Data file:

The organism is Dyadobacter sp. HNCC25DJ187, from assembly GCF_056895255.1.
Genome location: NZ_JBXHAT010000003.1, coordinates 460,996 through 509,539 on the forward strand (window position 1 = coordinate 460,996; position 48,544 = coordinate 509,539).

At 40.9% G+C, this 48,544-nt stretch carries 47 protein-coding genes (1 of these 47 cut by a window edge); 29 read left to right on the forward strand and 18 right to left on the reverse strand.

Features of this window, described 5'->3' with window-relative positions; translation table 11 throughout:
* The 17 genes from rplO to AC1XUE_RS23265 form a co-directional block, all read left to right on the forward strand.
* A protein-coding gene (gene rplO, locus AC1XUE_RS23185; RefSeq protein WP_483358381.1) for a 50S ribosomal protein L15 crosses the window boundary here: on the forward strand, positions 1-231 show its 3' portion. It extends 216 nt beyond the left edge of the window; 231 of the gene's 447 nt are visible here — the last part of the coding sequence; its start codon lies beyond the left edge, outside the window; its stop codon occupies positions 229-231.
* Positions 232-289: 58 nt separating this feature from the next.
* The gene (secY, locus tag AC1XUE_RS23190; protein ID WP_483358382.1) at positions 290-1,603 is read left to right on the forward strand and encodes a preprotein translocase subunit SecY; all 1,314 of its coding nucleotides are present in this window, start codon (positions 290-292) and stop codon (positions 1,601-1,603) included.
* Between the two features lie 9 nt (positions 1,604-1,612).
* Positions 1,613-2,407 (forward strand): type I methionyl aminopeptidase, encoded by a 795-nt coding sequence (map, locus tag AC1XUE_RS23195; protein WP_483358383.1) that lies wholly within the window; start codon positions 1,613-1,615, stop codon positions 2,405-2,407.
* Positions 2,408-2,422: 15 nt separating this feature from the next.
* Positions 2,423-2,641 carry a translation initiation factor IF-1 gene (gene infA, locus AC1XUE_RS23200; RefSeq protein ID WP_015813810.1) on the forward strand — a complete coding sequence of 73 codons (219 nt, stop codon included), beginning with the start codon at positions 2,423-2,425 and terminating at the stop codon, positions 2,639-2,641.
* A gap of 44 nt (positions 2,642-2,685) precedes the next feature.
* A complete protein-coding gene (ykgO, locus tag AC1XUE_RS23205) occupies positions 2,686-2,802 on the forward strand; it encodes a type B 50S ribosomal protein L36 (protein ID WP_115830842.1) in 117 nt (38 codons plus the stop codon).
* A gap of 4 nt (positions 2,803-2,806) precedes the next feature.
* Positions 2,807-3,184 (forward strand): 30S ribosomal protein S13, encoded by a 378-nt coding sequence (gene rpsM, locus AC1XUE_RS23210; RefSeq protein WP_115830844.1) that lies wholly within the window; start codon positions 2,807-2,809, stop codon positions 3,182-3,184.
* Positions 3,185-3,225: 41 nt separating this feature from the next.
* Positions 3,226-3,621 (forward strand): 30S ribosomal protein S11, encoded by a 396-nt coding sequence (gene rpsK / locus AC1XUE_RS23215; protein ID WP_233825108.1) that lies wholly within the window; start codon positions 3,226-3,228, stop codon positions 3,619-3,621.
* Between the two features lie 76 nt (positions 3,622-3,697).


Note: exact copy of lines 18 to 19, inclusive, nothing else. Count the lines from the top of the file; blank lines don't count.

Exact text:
* Positions 3,226-3,621 (forward strand): 30S ribosomal protein S11, encoded by a 396-nt coding sequence (gene rpsK / locus AC1XUE_RS23215; protein ID WP_233825108.1) that lies wholly within the window; start codon positions 3,226-3,228, stop codon positions 3,619-3,621.
* Between the two features lie 76 nt (positions 3,622-3,697).